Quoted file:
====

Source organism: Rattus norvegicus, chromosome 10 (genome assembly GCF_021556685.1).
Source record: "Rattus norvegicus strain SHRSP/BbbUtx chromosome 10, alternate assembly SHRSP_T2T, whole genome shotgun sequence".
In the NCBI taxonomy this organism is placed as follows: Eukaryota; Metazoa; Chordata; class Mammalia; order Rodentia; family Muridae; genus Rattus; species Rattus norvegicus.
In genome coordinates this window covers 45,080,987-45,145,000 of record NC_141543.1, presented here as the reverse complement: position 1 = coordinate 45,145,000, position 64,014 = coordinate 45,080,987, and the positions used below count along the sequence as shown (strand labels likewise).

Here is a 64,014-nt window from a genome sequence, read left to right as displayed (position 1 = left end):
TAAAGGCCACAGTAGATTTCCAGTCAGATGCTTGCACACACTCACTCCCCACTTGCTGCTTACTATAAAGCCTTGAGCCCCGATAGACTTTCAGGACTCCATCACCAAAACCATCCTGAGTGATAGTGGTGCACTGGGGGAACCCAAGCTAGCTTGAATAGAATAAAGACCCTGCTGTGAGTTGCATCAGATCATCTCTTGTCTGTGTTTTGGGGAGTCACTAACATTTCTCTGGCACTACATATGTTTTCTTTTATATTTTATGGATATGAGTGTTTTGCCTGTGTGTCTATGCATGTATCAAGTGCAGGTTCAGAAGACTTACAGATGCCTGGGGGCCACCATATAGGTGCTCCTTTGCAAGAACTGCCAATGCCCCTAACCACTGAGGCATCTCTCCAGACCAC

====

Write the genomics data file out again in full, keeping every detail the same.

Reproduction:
Source organism: Rattus norvegicus, chromosome 10 (genome assembly GCF_021556685.1).
Source record: "Rattus norvegicus strain SHRSP/BbbUtx chromosome 10, alternate assembly SHRSP_T2T, whole genome shotgun sequence".
In the NCBI taxonomy this organism is placed as follows: Eukaryota; Metazoa; Chordata; class Mammalia; order Rodentia; family Muridae; genus Rattus; species Rattus norvegicus.
In genome coordinates this window covers 45,080,987-45,145,000 of record NC_141543.1, presented here as the reverse complement: position 1 = coordinate 45,145,000, position 64,014 = coordinate 45,080,987, and the positions used below count along the sequence as shown (strand labels likewise).

Here is a 64,014-nt window from a genome sequence, read left to right as displayed (position 1 = left end):
TAAAGGCCACAGTAGATTTCCAGTCAGATGCTTGCACACACTCACTCCCCACTTGCTGCTTACTATAAAGCCTTGAGCCCCGATAGACTTTCAGGACTCCATCACCAAAACCATCCTGAGTGATAGTGGTGCACTGGGGGAACCCAAGCTAGCTTGAATAGAATAAAGACCCTGCTGTGAGTTGCATCAGATCATCTCTTGTCTGTGTTTTGGGGAGTCACTAACATTTCTCTGGCACTACATATGTTTTCTTTTATATTTTATGGATATGAGTGTTTTGCCTGTGTGTCTATGCATGTATCAAGTGCAGGTTCAGAAGACTTACAGATGCCTGGGGGCCACCATATAGGTGCTCCTTTGCAAGAACTGCCAATGCCCCTAACCACTGAGGCATCTCTCCAGACCAC